The full report from the BEIS can be accessed here.

Based on the experience with US SOX, the implementation time for an effective programme to design and embed new controls and enhance existing controls in line with the requirements can take around 2 to 3 years. This is not a significant time to digest and implement all the changes as noted when US SOX was introduced for US Banks.

So, how can financial services firms prepare for these future legislations now?

Align Directors’ accountability for internal controls, dividends, and capital maintenance to the expectations of the investors and other stakeholders.

The Directors’ accountability will increase and expand based on the expectations of the investors and other stakeholders. This will also extend to confirming legality of dividends and determining distributable reserves.

Directors who will be involved in providing this assessment need to be identified and develop an approach to assess the effectiveness of the internal control framework. A current gap assessment should be conducted by firms to assess if any changes are needed in the company’s internal control framework particularly around management information monitoring and reporting. Discussions on whether external assurance will be undertaken or not should begin now giving ample time to determine which firm one would like to appoint for this external assurance.

Directors should also evaluate if additional information will be required to back up the statement around distributable reserves and dividends in the annual report.  This may be needed to provide additional comfort to the investors and shareholders.

An early assessment of the current environment to help firms get ahead of regulatory expectations. A gap analysis provides an opportunity to mobilise early, understand any control weaknesses and proactively engage with the Board, investors and shareholders on company plans. Regulatory expectations around the internal control environment are constantly increasing especially as the regulators are working hard to keep the UK markets attractive.

Set up processes now for the new Corporate Reporting requirements

The Government has clearly laid out its intentions with the new requirements. This will be a game changer in bringing transparency in the market and will hold companies to a higher standard. The publication of the new Resilience Statement and the Audit and Assurance Policy will require significant background work to be completed to ensure the new corporate reporting requirements are accurate and fact based.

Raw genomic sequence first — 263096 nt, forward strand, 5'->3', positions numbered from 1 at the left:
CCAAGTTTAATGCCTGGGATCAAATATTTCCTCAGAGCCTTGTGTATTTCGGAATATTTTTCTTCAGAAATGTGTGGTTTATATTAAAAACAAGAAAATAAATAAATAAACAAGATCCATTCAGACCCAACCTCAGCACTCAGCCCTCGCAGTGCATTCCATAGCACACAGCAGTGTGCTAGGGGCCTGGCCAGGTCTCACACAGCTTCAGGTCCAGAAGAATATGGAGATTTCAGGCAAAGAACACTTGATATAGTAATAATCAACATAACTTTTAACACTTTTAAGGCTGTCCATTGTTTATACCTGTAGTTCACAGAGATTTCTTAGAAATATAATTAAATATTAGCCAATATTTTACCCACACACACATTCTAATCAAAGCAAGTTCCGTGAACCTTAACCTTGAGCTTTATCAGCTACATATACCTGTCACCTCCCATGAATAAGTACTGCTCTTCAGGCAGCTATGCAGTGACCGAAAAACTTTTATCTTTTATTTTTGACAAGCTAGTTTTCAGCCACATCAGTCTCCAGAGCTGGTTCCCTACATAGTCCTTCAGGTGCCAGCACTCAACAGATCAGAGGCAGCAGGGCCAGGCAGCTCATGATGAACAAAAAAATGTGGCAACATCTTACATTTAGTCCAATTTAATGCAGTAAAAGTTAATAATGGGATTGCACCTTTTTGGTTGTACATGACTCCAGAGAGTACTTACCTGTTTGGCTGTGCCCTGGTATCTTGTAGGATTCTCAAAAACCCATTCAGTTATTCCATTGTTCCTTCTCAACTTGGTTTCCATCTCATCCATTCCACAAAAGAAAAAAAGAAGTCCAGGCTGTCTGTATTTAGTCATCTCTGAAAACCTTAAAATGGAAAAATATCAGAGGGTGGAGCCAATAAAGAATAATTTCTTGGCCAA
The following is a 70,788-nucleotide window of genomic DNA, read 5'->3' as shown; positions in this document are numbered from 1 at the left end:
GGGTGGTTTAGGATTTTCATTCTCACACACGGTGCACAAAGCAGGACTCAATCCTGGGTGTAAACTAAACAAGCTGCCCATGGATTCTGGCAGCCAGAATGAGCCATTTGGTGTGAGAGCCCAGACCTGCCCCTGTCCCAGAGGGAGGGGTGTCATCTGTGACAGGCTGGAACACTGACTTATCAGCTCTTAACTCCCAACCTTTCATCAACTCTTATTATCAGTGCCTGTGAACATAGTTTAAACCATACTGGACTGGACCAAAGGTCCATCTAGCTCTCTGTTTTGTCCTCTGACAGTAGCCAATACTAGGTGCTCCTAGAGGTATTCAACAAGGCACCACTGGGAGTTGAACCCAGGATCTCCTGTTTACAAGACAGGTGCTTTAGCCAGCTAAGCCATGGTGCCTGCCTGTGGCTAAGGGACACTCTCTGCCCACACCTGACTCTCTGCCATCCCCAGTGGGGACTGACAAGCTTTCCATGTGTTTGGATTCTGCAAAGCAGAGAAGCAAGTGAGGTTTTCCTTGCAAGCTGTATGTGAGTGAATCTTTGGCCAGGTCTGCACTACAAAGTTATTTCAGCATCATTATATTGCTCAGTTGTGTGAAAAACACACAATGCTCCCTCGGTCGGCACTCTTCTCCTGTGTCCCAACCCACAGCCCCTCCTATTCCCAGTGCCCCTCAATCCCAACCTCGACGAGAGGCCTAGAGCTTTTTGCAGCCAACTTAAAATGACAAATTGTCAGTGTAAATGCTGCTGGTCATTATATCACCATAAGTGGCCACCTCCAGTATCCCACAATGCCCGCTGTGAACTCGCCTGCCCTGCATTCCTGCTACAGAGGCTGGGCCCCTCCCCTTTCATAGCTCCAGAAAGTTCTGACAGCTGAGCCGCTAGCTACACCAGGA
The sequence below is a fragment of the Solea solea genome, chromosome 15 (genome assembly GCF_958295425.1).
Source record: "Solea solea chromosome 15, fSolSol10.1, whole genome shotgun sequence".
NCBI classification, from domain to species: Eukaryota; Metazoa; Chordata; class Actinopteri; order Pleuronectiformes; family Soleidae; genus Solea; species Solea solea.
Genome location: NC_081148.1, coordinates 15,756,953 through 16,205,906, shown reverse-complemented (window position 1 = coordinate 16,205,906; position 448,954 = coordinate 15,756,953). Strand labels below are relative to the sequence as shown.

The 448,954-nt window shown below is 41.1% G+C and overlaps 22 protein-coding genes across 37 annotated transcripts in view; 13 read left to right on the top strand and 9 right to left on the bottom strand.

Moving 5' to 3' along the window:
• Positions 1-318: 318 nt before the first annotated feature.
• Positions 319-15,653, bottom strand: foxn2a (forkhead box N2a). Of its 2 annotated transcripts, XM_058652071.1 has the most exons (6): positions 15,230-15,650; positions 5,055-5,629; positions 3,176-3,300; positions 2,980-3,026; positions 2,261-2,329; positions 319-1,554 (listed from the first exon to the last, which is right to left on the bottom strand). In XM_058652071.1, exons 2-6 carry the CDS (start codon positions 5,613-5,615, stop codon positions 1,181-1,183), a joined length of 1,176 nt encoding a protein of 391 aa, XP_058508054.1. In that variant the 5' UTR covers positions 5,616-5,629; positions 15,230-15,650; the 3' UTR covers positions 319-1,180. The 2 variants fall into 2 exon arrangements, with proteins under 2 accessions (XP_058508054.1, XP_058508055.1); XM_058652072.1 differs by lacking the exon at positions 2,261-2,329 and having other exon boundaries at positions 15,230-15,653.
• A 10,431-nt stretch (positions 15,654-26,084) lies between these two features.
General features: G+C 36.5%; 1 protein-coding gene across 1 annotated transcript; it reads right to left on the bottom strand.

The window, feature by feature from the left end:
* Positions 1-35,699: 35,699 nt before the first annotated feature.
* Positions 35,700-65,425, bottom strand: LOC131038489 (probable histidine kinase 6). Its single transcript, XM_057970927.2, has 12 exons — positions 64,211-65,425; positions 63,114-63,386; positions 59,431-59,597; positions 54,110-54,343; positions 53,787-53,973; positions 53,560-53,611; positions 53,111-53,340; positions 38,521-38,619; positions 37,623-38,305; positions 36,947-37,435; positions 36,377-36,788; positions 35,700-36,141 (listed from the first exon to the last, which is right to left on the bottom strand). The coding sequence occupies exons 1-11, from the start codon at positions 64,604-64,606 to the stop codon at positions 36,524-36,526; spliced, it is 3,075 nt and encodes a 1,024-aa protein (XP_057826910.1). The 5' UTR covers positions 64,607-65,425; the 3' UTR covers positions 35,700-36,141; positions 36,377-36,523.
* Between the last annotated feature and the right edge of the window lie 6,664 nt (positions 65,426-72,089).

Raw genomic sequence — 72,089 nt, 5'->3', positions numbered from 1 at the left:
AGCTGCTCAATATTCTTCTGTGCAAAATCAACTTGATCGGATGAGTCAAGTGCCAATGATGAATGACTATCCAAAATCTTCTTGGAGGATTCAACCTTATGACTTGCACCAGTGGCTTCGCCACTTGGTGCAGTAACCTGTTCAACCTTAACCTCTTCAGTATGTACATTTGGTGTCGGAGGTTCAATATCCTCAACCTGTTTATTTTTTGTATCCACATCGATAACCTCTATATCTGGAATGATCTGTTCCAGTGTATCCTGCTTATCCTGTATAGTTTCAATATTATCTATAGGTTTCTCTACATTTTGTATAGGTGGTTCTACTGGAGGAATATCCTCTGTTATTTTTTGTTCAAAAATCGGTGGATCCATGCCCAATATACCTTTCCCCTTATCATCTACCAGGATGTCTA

Firms should think about the length of the assessment period for the medium-term section of the new resilience statements and determine reasons for choosing such an assessment period. Firms should also define what the material challenges to resiliency are and what approach will the firm take to maintain or enhance the company’s operational and financial resilience.

Regarding AAP, the Directors should evaluate how they will evidence that AAP is working in practice. The investors, the auditors and the other stakeholders should be engaged now to share the approach under the AAP.

Following the new 750:750 rule, companies should assess if they would be classified as PIEs under this new definition. The newly identified PIEs should assess if their current control environment is robust enough to meet new regulatory expectations.

Holding early discussions with investors and stakeholders will also benefit the PIEs and help them in setting up new teams and processes that may be required once they qualify as PIEs. This is a new area for the industry, and around 600 new entities are expected to come under scope.

The Government will carry out its Post-Implementation Review five years after its reform legislation comes into force, as set out in the Government’s response. This will assess the effectiveness both of regulation and of non-regulatory measures in tackling the issues highlighted by the White Paper.

Although the government has not laid out the timelines for these intentions to come into place, it is evident that a lot of preparatory work is needed to get ahead of the Regulator’s expectations. Public attestation by Directors puts additional pressure on the firms to carry out work to meet investor and Board expectations. It is time to act now to be ready for the new UK Audit, Corporate Reporting and Corporate Governance System.

About the authors

Ridhima Bhasin Risk and regulation expert
Adnan Saleem PA IT controls expert